this is my 30th post this month.
as of the posting of this post, im technically done with my commitment. but im just now feeling like i have the time to deal with writing and posting things again, and ive gotten so in the habit of making this happen, that i think ill try to continue. i dont want to post just for posting's sake (like some of this last week's entries, due to the time and energy vortex that was tech week), nor do i want to keep myself from writing on the projects i have in production because i have to post something else, but i do want to keep the discipline of making this happen because its important. maybe ill try 5 substantial posts a week in december. some of them may very well be portions of what other things im working on. in fact, quite a few should be. but i will for sure continue putting things up for you to read.
today im going to talk about this idea of a firloy i mentioned on sunday. he her him, free fer frim is a zine my ex luka showed me a couple years ago about a kid, named han, who has decided to not be a boy or a girl but a firloy. and the protagonist gets teased cuz that doesnt make sense to anyone, until it makes sense to someone else cuz they are a firloy too. and han is so happy to have a friend who knows whats up. i will illustrate it in my life by giving you an exchange that my friend becky had with her daughter after my visit over labor day weekend:
Over dinner tonight- following Molly's question of "Where's Amtrak?" when Patrick discussed his bus ride home.
Me: "It's where we dropped Ray off."
Molly was pensive for a minute: "Is Ray a girl or a boy?"
Us: "Well........ what do you think?"
Molly: "I think she's a boy."
Me: "Yes, Ray likes being a boy."
Molly: "Ray IS a boy."
So, Molly has it all figured out, as usual. :-)
'i think she's a boy.' (yes, molly. you are exactly right. i love it.)
this statement, along with 'my mom, he...' (whatever, '...will pick us up at soccer practice,' i dont care how the sentence ends) are thoughts, statements and perceptions that im aiming for in life right now. (not that im trying to have a kid of my own to say these things) just that i want the younger generation that i participate in raising to be gender-savvy in this way. that this way of seeing things, which to us looks odd or wrong or something (or right in only a handful of communities) would make perfect sense to a child born now or in the near future as they grow up in the two thousand teens and deal with language and gender and such. that adults who hear things like this wouldnt correct the children saying them because they couldnt be the reflective of the truth, just a mistake. children dont make mistakes like that. they deal with what rules they have been given around the perception of people. they learn early that there are differences in people and what they are and how to see these differences and understand which side of the coin they have been given any one person falls on.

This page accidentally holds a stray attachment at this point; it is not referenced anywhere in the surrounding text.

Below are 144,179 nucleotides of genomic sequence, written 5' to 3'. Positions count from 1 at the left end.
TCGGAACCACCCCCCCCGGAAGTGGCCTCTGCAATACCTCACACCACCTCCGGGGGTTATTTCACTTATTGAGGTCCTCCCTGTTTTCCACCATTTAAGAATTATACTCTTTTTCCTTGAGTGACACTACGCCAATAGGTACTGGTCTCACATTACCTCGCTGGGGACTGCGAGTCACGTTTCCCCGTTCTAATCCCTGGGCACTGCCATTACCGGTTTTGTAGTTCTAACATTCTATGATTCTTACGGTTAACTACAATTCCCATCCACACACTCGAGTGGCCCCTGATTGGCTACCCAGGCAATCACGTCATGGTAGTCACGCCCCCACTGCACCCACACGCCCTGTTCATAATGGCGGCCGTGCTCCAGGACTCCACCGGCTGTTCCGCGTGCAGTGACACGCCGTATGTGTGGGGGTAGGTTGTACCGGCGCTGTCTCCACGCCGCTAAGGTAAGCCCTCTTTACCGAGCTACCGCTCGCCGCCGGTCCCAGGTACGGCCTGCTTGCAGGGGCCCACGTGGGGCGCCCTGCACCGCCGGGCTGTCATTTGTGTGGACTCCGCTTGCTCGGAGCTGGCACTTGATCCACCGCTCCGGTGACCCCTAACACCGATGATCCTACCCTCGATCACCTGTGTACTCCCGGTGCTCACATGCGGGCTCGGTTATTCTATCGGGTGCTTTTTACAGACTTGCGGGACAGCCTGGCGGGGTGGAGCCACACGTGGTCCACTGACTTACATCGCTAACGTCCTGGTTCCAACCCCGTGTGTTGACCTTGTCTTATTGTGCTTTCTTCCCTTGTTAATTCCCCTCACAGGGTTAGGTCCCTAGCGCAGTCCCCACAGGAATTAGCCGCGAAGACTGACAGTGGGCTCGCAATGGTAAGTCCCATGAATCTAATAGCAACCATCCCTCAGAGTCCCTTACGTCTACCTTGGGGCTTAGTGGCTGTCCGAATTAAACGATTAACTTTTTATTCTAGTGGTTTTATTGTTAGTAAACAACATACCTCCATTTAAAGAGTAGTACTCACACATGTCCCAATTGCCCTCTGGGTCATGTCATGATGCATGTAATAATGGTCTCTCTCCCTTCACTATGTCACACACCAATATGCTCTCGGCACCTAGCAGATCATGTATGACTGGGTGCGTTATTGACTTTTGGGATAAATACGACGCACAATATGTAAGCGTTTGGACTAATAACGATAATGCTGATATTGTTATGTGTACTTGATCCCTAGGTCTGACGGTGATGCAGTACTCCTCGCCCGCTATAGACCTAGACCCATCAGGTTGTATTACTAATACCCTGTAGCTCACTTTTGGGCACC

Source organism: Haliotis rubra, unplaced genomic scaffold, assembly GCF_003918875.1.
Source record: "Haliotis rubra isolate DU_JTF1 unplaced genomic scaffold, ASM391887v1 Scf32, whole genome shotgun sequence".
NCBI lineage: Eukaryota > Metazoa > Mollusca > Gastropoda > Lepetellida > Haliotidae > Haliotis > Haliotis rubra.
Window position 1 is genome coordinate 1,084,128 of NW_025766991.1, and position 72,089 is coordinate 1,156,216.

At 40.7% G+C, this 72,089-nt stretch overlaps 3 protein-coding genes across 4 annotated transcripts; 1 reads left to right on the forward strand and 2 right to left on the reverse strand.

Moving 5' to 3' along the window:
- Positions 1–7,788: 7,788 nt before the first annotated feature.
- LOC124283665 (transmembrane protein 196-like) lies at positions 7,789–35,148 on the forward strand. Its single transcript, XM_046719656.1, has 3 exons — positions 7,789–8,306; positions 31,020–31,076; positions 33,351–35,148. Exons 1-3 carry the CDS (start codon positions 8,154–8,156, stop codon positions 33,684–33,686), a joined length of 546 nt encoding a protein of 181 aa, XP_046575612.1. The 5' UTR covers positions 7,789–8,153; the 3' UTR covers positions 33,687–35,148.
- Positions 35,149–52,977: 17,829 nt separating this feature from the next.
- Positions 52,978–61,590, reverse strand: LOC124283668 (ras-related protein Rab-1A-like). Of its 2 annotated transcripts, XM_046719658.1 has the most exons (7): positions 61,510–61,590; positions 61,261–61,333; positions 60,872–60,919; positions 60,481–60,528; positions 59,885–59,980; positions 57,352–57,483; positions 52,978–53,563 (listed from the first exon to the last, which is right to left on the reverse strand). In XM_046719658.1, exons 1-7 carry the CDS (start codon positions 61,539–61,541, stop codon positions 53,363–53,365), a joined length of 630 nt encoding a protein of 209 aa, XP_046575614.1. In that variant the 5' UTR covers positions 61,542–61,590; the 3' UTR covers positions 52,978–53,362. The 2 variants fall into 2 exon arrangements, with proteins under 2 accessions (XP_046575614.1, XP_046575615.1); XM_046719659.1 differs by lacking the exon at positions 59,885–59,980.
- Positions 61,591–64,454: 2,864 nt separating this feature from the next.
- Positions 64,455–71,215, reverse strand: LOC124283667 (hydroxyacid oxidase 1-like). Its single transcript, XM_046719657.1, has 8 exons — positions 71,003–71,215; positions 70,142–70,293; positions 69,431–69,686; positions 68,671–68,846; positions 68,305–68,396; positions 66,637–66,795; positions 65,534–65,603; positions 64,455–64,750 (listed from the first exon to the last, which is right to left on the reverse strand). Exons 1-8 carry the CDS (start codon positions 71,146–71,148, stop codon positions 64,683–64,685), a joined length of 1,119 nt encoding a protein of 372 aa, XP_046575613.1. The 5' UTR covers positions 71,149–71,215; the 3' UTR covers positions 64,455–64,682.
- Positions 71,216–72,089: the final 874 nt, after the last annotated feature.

when i was a child i got asked all the time 'are you a boy or a girl' and i was so angry that i had to choose. i was annoyed that the other kids on the playground felt the need to classify me. but thats what their parents had taught them. i used to say anything to avoid answering one way or the other. i used to say 'cant you tell?' or 'why do you care?' sometimes id really wanna say, 'im not gonna tell you, if you cant figure it out.' or 'its none of your business.' a lot of times id do exactly what becky did and say 'what do you think?' but whatever they said in response made me angry, cuz it was at least half wrong. (none of them were as savvy as molly) but really, the question was so much more offensive than any answer.
back in early 2004 i was presenting quite femininely and had let my hair get kinda long, but decided i really needed to cut it all off if i was going to be wearing skirts and dresses (oh balance, a whole other post). so i did. i chopped the back of my hair really short (i kept it long in front for a few months, then buzzed the whole thing down to an inch long) and i went to work the day after in a skirt. at the time i was working as a TA in a montessori preschool classroom for 5 and 6 year olds. one of my students, who was a smart and likable kid, said to me, 'ms. rachel, you look like a boy.' and i said, 'but jack, im wearing a skirt.' and he said, 'oh? yeah...i guess. but you still look like a boy.' i queried, 'how come, if im dressed like a girl?' his answer, 'well, your hair is short like mine, and it makes you look like a boy.'
now, i had no problem with his perception, and part of me was excited by the possibility that his idea of what a boy looks like could encompass someone wearing a skirt. but really, it just seemed kinda absurd that this 5 year old had latched on to one indicator of gender (which isnt a very good one as indicators go), hair length, and decided that was it. didnt matter that i was wearing a kinda tight shirt that showed off my chest and a skirt that came to my knees and exposed my shaved legs (i know, hard to imagine, right?) these things didnt at that time factor into his rules as to what made a boy or a girl. just hair length. it really highlighted for me the ridiculous amount of time we spend trying to teach our kids the 'rules' of gender expression and identification that are somewhat arbitrary and have more exceptions to them that most of dominant culture wants to admit.
kids pick up on things that are more true that the random classification systems we create and try to make them learn. i think jack even joked to other students something to the effect of 'ms. rachel is a boy.' and they thought it was funny, but looked at me in a way that seemed to be putting that possibility into their own classification systems. and even if jack said that statement in jest, and even if its not on some levels factually correct, i do wish ardently that he never *ever* grew out of believing that it could be (at least somewhat) true.